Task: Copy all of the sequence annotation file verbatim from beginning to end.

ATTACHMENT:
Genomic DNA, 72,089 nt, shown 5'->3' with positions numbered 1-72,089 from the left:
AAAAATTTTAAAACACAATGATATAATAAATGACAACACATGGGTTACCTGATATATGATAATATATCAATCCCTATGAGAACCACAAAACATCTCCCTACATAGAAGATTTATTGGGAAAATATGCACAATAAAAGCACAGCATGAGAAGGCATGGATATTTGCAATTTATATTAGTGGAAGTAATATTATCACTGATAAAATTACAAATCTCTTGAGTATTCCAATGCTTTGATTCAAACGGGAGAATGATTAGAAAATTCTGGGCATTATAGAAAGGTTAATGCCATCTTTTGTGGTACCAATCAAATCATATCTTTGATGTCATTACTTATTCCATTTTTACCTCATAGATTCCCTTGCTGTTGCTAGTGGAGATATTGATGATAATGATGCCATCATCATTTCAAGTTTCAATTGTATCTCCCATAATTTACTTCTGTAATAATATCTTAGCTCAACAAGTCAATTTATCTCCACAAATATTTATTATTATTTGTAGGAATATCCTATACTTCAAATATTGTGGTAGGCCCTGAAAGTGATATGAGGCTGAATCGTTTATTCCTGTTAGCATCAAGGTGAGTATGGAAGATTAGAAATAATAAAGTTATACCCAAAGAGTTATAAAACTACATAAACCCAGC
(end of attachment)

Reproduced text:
Genomic DNA, 72,089 nt, shown 5'->3' with positions numbered 1-72,089 from the left:
AAAAATTTTAAAACACAATGATATAATAAATGACAACACATGGGTTACCTGATATATGATAATATATCAATCCCTATGAGAACCACAAAACATCTCCCTACATAGAAGATTTATTGGGAAAATATGCACAATAAAAGCACAGCATGAGAAGGCATGGATATTTGCAATTTATATTAGTGGAAGTAATATTATCACTGATAAAATTACAAATCTCTTGAGTATTCCAATGCTTTGATTCAAACGGGAGAATGATTAGAAAATTCTGGGCATTATAGAAAGGTTAATGCCATCTTTTGTGGTACCAATCAAATCATATCTTTGATGTCATTACTTATTCCATTTTTACCTCATAGATTCCCTTGCTGTTGCTAGTGGAGATATTGATGATAATGATGCCATCATCATTTCAAGTTTCAATTGTATCTCCCATAATTTACTTCTGTAATAATATCTTAGCTCAACAAGTCAATTTATCTCCACAAATATTTATTATTATTTGTAGGAATATCCTATACTTCAAATATTGTGGTAGGCCCTGAAAGTGATATGAGGCTGAATCGTTTATTCCTGTTAGCATCAAGGTGAGTATGGAAGATTAGAAATAATAAAGTTATACCCAAAGAGTTATAAAACTACATAAACCCAGC